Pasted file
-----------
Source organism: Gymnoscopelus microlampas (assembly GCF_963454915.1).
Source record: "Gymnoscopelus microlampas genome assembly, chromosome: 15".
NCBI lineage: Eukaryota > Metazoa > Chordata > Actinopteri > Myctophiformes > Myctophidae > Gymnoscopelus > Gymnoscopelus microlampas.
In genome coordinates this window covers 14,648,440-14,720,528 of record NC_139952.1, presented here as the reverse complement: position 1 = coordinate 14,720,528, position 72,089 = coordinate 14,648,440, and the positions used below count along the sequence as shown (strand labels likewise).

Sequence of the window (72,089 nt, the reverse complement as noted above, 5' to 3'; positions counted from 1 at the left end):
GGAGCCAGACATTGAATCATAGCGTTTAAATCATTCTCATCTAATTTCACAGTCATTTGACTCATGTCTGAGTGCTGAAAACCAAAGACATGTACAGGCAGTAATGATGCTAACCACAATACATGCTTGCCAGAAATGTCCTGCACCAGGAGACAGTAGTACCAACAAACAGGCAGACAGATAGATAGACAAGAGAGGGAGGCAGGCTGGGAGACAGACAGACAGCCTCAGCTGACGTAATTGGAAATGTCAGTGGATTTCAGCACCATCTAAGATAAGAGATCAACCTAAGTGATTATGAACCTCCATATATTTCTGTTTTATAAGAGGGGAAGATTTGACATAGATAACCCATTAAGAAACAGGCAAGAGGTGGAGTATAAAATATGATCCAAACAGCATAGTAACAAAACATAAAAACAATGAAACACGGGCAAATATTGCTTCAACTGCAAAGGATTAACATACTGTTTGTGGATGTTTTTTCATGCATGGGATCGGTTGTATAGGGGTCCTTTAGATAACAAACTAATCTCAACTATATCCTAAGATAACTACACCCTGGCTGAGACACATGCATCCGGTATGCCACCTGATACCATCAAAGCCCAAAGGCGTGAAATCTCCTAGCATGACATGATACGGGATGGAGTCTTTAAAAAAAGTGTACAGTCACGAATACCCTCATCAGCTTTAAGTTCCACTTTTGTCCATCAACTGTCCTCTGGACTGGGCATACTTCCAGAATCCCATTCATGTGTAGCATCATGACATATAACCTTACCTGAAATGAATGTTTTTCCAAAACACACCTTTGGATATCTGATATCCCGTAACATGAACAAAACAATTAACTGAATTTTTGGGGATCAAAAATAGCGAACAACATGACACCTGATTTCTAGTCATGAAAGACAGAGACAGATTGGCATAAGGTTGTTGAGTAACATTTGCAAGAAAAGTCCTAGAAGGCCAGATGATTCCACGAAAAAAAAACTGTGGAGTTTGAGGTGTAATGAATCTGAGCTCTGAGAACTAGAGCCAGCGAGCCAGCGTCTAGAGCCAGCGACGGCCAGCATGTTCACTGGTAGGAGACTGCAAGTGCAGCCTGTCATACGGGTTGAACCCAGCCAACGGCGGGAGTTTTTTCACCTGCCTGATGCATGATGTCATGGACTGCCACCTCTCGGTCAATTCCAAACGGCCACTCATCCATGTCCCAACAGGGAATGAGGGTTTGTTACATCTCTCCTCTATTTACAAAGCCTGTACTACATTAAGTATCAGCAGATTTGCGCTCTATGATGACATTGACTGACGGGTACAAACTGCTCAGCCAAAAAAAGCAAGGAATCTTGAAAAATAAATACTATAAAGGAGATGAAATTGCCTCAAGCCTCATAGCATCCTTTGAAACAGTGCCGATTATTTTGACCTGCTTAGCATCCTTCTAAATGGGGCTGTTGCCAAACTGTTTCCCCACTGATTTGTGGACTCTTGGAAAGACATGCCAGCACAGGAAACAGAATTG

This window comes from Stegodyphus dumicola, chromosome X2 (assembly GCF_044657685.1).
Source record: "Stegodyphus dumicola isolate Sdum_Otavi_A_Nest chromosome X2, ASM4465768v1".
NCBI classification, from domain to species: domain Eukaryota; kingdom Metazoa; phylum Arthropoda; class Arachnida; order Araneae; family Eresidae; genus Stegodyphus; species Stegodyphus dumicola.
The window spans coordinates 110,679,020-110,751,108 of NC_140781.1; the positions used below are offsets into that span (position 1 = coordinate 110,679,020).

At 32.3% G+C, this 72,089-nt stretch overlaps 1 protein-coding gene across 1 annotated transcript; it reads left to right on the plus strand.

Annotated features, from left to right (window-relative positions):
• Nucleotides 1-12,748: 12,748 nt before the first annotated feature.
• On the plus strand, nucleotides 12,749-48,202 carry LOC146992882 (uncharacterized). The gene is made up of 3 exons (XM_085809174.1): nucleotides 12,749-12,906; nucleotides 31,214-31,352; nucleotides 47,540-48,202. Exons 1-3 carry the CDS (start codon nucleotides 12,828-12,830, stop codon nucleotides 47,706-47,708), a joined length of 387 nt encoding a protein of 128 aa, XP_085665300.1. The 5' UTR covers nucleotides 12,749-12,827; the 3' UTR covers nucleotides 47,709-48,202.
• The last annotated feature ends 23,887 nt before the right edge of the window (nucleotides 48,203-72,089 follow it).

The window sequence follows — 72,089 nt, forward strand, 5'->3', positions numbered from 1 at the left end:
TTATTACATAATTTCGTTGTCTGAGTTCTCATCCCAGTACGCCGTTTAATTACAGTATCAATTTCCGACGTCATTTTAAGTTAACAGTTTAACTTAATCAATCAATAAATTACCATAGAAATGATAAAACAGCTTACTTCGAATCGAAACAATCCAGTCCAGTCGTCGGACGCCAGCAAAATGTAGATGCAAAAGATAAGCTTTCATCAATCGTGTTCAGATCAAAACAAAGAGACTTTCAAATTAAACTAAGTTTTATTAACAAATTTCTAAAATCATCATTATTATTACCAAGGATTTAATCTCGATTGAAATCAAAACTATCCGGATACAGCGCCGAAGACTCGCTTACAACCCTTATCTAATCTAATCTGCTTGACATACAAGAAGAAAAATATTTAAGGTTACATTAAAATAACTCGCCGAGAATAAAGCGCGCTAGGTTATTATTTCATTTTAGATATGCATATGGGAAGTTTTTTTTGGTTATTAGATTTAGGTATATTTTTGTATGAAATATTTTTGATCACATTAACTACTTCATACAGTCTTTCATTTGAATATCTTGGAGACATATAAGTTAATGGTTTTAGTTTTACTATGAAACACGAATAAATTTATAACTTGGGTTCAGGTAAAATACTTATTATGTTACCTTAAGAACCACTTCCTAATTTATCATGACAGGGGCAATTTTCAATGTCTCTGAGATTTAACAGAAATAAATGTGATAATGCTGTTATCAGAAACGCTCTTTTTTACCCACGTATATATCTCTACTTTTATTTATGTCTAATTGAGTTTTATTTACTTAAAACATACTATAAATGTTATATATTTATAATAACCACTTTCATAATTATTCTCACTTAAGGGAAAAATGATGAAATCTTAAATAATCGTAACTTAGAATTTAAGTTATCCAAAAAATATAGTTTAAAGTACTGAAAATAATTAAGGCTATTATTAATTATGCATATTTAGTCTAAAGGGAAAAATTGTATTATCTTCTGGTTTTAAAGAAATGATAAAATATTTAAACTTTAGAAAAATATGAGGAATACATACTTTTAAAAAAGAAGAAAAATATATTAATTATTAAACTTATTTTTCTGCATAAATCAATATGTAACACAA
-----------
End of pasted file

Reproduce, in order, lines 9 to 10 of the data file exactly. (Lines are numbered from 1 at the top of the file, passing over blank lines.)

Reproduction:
NCBI classification, from domain to species: domain Eukaryota; kingdom Metazoa; phylum Arthropoda; class Arachnida; order Araneae; family Eresidae; genus Stegodyphus; species Stegodyphus dumicola.
The window spans coordinates 110,679,020-110,751,108 of NC_140781.1; the positions used below are offsets into that span (position 1 = coordinate 110,679,020).